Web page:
28-06-2018

2018 Architecture Biennale, Romania presents Mnemonics

Romeo Cuc, Mihai Gheorghe, Irina Petra Gudană, Roxana Pop, Raluca Sabău, Vlad Tomei,

Laurian Ghinitoiu,

Venice, Italy,

Biennale di Venezia, Pavilions,

At the 16th International Architecture Exhibition - La Biennale di Venezia in the Giardini, the Romanian Pavilion entitled "MNEMONICS, Collective Memories Define Our Territories" explores Freespace, by recreating a stylised setting of the free space between apartment buildings in Romanian cities.



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2018 Architecture Biennale, Romania presents Mnemonics At the 16th International Architecture Exhibition - La Biennale di Venezia in the Giardini, the Romanian Pavilion entitled "MNEMONICS, Collective Memories Define Our Territories" explores Freespace, by recreating a stylised setting of the free space between apartment buildings in Romanian cities. 


Often our childhood memories lie dormant in the back of our brains, but you just need to step into the Romanian Pavilion in the Giardini of the Biennale and we challenge anyone not to recapture something from their memory. This effect is expressed in the exhibition title, MNEMONICS, Collective Memories Define Our Territories, curated by Romeo Cuc, Mihai Gheorghe, Irina Petra Gudană, Roxana Pop, Raluca Sabău, and Vlad Tomei, a young team with an average age of 27. Mnemonics refers to the ancient art of memory - ars memoriae - based on a connection between thought and a visual support full of meaning, making it impossible to forget. 
Here, these unforgettable things are the free spaces between the apartment buildings constructed in the second half of the 20th century in Romania on the back of its rapid industrialisation and urbanisation. This spawned a kind of interstitial space in the urban fabric, soon take over by the people living in the vicinity, since it was not the target of urban development projects. In the collective memory of the generations of recent decades, these free spaces, which nobody claimed outright, but which in reality belonged to everyone, form a common image. A freespace among the apartment buildings whose universal symbol is the image of children playing outdoors under the distant supervision of their parents and grandparents, freely creating their invisible worlds in the empty spaces.
Hence the research of these creative artists into the social and cultural functions of free public space in Romanian cities, in the sense of freedom of movement and imagination, the freedom to remember our childhood and to reconnect its playful spirit to adulthood. Not everyone knows that many of Romania's most famous athletes gained their first experience in these very places that are so different from the colourful, sleek playgrounds designed for children today, robbing them of much of their innate creativity.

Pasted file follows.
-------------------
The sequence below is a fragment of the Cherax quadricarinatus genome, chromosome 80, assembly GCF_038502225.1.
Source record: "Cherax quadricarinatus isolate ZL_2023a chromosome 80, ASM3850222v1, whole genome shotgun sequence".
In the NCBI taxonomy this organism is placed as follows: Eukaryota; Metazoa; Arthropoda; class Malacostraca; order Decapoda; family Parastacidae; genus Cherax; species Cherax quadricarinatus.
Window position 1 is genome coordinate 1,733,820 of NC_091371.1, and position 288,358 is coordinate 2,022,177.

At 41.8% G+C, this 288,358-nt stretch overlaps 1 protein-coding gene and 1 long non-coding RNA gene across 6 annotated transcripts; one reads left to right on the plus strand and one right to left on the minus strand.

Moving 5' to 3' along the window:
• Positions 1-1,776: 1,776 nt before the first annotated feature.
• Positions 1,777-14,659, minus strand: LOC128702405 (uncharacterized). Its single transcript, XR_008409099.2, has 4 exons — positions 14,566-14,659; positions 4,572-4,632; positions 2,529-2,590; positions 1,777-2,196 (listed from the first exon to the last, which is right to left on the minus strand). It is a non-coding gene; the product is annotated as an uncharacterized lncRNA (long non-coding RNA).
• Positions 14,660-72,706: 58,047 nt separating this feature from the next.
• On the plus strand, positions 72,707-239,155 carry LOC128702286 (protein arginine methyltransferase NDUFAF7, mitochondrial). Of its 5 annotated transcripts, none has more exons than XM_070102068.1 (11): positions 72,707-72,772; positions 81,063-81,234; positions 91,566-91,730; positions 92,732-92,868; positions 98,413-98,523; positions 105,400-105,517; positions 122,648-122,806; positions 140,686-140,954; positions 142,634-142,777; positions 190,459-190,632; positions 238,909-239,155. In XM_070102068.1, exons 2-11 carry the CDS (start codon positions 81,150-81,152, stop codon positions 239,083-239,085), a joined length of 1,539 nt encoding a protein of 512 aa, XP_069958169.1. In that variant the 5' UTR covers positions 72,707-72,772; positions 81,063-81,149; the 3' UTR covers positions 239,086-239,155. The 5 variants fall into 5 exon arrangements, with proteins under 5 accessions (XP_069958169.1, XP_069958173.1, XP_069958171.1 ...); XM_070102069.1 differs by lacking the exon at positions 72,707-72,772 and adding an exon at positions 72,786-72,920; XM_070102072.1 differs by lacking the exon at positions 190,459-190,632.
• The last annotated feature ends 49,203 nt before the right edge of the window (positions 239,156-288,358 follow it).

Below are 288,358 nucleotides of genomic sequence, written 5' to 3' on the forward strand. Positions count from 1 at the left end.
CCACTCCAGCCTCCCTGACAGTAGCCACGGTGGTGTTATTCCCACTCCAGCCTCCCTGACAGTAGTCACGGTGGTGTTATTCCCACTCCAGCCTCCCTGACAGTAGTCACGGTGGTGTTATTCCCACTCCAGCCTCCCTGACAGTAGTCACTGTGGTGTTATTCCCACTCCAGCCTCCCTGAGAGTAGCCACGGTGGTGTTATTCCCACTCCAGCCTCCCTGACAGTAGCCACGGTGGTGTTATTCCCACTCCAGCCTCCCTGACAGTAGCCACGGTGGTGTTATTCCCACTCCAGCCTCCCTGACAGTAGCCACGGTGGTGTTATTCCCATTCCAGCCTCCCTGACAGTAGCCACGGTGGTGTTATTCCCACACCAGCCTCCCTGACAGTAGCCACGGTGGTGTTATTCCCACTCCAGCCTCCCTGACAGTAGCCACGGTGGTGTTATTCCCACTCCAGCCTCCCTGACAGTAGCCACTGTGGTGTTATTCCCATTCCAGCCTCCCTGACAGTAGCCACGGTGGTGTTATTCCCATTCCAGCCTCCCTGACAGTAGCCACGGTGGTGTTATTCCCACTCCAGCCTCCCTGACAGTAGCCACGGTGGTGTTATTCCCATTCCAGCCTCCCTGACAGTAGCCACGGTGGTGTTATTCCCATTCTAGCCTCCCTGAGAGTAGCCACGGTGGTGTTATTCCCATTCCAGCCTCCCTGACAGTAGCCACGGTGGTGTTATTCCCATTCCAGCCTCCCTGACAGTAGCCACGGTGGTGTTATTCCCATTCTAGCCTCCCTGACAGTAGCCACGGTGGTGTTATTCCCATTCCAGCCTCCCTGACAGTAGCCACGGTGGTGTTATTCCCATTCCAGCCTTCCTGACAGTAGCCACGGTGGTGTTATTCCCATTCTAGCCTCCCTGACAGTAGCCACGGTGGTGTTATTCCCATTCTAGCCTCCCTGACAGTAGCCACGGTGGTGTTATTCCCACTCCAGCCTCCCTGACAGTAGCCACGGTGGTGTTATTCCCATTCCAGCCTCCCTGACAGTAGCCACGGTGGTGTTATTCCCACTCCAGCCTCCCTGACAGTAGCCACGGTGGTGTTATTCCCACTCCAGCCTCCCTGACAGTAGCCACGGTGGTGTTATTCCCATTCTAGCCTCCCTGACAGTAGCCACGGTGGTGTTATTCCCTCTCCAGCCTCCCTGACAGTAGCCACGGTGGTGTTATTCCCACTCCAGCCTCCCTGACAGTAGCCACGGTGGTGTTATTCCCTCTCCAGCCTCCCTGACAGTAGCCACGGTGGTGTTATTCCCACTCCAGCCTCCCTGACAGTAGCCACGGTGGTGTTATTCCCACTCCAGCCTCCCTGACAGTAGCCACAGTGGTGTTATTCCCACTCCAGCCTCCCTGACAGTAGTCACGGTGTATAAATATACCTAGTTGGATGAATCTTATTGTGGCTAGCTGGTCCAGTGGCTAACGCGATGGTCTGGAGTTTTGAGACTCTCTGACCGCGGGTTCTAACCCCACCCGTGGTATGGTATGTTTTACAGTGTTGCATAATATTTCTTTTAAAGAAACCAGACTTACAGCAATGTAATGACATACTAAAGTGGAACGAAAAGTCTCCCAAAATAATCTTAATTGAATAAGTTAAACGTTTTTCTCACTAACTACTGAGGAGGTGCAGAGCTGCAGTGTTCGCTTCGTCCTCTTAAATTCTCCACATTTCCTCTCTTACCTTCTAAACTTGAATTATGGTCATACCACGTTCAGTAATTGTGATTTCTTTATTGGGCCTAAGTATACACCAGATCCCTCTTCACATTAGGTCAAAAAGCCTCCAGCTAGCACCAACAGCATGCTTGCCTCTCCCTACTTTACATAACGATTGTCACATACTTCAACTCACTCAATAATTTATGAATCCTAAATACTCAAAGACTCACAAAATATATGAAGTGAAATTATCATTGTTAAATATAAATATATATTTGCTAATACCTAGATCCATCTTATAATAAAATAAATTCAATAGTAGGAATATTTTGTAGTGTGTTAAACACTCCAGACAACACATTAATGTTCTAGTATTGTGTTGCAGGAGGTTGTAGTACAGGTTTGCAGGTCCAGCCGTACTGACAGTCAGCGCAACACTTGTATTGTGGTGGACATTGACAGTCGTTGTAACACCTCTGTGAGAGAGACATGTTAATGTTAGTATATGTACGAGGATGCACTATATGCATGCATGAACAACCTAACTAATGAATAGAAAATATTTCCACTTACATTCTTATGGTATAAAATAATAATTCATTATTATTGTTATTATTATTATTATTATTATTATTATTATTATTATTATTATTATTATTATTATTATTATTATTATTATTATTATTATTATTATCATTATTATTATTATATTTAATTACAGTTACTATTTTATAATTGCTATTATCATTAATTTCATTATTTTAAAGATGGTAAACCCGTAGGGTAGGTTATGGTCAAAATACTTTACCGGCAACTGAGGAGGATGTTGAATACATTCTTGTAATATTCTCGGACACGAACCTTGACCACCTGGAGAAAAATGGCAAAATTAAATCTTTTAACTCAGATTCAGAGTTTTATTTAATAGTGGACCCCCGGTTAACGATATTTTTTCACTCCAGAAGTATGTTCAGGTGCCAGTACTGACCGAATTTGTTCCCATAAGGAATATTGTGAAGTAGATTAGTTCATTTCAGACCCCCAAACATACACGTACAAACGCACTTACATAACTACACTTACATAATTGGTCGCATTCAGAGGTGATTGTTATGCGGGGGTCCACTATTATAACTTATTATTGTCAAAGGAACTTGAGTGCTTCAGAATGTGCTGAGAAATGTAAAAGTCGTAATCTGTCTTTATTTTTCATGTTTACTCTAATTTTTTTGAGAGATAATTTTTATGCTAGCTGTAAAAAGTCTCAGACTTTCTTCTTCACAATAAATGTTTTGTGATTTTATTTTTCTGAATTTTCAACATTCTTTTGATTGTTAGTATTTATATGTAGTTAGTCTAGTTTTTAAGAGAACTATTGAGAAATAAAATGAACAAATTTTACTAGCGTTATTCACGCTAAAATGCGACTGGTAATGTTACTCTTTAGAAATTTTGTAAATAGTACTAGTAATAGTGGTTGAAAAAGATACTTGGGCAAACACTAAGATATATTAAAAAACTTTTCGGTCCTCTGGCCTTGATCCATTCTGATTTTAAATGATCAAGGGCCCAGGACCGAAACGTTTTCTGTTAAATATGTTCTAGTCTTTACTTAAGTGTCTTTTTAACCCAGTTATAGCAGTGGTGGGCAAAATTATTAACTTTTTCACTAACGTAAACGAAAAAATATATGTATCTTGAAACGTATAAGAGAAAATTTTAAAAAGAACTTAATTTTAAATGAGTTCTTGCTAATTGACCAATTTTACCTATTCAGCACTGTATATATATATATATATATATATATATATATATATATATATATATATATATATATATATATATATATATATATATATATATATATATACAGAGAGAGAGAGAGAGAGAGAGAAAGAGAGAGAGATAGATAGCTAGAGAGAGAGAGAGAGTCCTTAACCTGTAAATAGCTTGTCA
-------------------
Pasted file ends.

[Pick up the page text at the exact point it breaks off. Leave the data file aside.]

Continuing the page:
To grasp the curatorial concept, you only have to look at the Pavilion setup, drop your bag and jump on the swing despite your age, obviously only after you've hopped your way down the hopscotch court, drawn at the entrance. The installation uses specific objects from these spaces between the apartment buildings, from the metal bar used to beat the carpets as the goal post for football or volleyball, the metal roundabout, the concrete swing or ping-pong tables, which make the perfect shelter when it rains. In many cases, however, these were just a simple backdrop for the multitude of outdoor games that the children invented. Many of them came home from school on their own because their parents were at work. These latchkey kids wore the keys to their homes on a string around their necks, a very common habit in other north and eastern European countries too because it was considered the best way to make sure the children didn't lose them while they were playing. 
This key hanging on a piece of string is the actual symbol of the Romanian Pavilion and comes with a delightful and attentive graphic design. The MNEMONICS catalogue is great fun too because it contains a collection of cards of the “simple” games explained in the pavilion itself as well as a series of stories about these truly generous freespaces. And the photos taken by Laurian Ghinitou during the preview show the countless games that can be created in a shared and free freespace that we urge you to play in person. 
A second Romanian exhibition, at the new gallery of the Romanian Institute of Culture and Humanistic Research (RICHR), presents the hallway of the apartment building as a transition from public to private space.

Christiane Bürklein

Romanian Pavilion
“MNEMONICS, Collective Memories Define Our Territories”
26 May to 25 November 2018
Giardini of the Biennale, Venice
Images: Laurian Ghinitou
Find out more http://www.mnemonics.ro/

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